In 12 days we will celebrate again this miracle of miracles, the birth of God our savior into our flesh and our world. But first, we honor these people God used to prepare the way. We thank God for Zechariah, Elizabeth, Mary, and Joseph. We thank God for loving fathers and mothers that shaped and continue to shape our lives and our faith. Love is here. Love has come, a light in the darkness!

Truth and Truths; hope and hopes

[This message was given at Perinton Presbyterian Church on 11/21/21, Christ the King Sunday. The text is John 18:33-38. It can also be viewed on the Perinton Presbyterian Facebook site.]

“That’s home. That’s us. On it, everyone you love, everyone you know, everyone you have ever heard of, every human being who ever was, lived out their lives […] [E]very king and peasant, … every revered teacher of morals, every corrupt politician, every superstar, every supreme leader, every saint and sinner in the history of our species lived there — on a mote of dust suspended in a sunbeam.” The quote haunts me with its beauty, as those photos thrill me as we see our planet from a distant place in the universe. We now know more about the vastness of the universe than we ever have. And that makes this planet we call home smaller than ever. Yet it is teeming with life, with beauty and with problems. We don’t know if life like ours exists elsewhere in the universe, but we do know about this planet and the life that calls it home. Carl Sagan wrote the opening quote in his book Pale Blue Dot (1994). Sagan wasn’t sure about God. He couldn’t call himself an atheist, because he wasn’t sure. And he couldn’t call himself a believer in God, because he wasn’t sure. But he was enthralled by the fragile beauty of this planet. I am a believer and I share his wonder at this planet.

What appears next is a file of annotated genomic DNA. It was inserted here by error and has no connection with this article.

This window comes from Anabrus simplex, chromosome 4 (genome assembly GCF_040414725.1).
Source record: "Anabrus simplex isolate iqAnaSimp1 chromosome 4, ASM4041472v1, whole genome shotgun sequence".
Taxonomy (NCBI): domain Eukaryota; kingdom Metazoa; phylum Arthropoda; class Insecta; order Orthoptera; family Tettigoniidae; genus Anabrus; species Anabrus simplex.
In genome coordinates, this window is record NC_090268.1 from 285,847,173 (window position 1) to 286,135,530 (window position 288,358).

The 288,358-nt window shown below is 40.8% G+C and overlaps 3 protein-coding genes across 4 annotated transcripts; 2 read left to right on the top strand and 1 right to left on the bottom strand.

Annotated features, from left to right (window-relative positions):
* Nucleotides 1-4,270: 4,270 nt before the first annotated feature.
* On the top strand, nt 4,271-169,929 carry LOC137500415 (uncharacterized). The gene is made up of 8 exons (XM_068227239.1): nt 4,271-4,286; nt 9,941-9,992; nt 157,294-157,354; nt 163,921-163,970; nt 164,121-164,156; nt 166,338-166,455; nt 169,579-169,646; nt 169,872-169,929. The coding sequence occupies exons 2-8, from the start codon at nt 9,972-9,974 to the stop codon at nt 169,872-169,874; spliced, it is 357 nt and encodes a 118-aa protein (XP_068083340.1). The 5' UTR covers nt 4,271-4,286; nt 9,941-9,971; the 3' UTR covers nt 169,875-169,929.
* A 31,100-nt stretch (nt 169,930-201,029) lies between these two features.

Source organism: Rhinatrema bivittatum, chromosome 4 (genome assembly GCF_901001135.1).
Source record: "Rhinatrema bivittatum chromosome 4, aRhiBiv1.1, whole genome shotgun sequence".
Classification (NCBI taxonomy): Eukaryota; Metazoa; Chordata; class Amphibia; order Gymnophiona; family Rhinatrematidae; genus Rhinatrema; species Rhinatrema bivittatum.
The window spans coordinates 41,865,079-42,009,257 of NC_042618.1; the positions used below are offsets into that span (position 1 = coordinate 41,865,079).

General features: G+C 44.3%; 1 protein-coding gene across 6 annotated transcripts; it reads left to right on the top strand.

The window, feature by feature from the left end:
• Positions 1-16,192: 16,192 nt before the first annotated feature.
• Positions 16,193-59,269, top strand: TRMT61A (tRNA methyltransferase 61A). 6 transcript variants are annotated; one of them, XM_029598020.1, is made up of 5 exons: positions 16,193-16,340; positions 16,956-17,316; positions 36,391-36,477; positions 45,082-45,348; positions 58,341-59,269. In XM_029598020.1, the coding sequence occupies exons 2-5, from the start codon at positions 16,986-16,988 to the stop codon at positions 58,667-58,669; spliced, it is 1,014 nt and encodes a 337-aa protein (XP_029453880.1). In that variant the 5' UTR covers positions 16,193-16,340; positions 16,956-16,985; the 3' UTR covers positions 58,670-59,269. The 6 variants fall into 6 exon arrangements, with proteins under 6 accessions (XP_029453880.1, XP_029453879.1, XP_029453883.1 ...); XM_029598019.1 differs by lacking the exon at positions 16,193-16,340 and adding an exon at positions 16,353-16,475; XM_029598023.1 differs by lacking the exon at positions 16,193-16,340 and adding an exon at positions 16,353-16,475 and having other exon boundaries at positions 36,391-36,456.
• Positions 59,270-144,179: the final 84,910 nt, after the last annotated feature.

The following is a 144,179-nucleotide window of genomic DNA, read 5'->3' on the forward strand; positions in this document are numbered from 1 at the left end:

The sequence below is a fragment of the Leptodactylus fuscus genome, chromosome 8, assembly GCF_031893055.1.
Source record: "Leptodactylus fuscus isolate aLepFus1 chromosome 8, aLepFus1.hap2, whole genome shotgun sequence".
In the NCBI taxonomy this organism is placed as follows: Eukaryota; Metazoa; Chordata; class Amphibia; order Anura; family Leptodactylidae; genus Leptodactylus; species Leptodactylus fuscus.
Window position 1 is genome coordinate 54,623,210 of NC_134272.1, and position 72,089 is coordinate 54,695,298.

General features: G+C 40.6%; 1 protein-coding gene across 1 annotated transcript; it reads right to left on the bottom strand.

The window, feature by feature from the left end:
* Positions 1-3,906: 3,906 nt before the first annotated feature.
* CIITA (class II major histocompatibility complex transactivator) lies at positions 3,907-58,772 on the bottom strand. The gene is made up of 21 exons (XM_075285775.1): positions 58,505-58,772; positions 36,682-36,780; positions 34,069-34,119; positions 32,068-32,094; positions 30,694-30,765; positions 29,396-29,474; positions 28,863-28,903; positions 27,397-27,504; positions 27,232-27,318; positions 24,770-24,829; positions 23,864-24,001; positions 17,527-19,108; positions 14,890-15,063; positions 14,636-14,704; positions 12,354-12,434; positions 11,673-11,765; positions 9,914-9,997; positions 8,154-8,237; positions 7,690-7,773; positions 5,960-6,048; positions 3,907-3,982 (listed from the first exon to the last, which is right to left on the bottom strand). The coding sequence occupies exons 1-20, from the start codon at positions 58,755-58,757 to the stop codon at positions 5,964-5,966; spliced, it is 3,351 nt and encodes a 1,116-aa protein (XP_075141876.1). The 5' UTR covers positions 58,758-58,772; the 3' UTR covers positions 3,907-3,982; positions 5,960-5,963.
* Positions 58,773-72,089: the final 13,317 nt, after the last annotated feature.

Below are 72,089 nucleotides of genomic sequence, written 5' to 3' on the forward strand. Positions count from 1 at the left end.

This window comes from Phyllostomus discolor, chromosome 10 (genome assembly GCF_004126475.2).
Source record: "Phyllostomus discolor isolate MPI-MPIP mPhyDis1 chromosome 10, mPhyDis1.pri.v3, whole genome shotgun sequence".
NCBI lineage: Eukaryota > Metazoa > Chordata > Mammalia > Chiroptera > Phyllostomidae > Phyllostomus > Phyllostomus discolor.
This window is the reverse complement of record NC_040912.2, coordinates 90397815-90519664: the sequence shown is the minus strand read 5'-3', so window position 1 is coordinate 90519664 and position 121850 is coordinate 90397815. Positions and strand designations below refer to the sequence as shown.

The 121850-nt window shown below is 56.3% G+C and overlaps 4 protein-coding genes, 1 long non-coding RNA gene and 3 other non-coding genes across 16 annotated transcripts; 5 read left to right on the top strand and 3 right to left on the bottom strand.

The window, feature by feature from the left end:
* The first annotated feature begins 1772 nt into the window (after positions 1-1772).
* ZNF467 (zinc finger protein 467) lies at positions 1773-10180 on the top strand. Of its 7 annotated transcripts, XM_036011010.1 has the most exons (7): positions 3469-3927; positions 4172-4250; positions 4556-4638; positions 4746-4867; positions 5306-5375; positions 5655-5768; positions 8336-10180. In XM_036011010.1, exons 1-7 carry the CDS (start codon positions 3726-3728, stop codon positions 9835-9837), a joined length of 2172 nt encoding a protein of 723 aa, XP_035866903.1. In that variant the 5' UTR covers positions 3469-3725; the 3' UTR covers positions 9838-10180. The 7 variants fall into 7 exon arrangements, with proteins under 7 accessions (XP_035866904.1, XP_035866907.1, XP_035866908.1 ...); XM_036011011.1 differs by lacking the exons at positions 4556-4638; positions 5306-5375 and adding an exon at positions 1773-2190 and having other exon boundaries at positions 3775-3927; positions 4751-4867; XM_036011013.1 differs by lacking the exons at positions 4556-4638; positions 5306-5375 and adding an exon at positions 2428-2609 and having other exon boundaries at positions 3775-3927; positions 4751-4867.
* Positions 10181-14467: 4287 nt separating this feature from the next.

My understanding of this planet’s significance and importance is shaped by one truth above all: God the creator sent Jesus to be born on this planet, to live among us on this planet, to suffer and die for us on this planet, to be raised to new life on this planet. This, as J. B. Philips once said, is the visited planet. Our little planet has this honor: God once visited it in Jesus and God continues to visit it by the Holy Spirit. “For God so loved the world that he gave his only Son, so that everyone who believes in him may not perish but may have eternal life. Indeed, God did not send the Son into the world to condemn the world, but in order that the world might be saved through him.” (John 3:16-17)

Today we mark the culmination of the church year with Christ the King. Next Sunday we begin another church year. Today we are thrust into a trial 12 years shy of two millennia ago. St. John puts the spotlight of the ages, the cosmic spotlight on two people, one judging and one being judged: Pilate and Jesus. Jesus stands trial before Pontius Pilate without a dream team of attorneys representing him. Jesus and Pilate.

Who is Pilate? Historically, he was governor of Judea, serving at the pleasure Emperor Tiberias in Rome. Jesus was born during the reign of Augustus, a more consequential emperor. Tiberius was a kind of placeholder emperor after his father Augustus died. Emperor worship had taken hold under Augustus and Tiberius continued it. A would-be king of no standing in Judea was hardly a threat to the emperor in Rome. But it was Pilate who served at the pleasure of the emperor and his role was to keep the Roman peace, a peace enforced by military strength and mandated worship of the emperor. Pilate is a second-rate politician doing his duty when Jesus is brought before him.

Who is Jesus? That is what Pilate is trying to figure out. We in the Church know, but do we really? Remember that opening quote from Carl Sagan about every king and peasant? In Jesus we have the king of kings, yet he comes as a peasant. No wonder religious and political leaders are suspicious of him. He looks and acts nothing like a king. It is almost comical to see him as a king, except his followers are growing in number and tell of his might deeds. He does things no one else does. He teaches as no one else does. He is tender toward the needy. He is humble. His glory shines in the ordinary. He restores the image of God in the broken.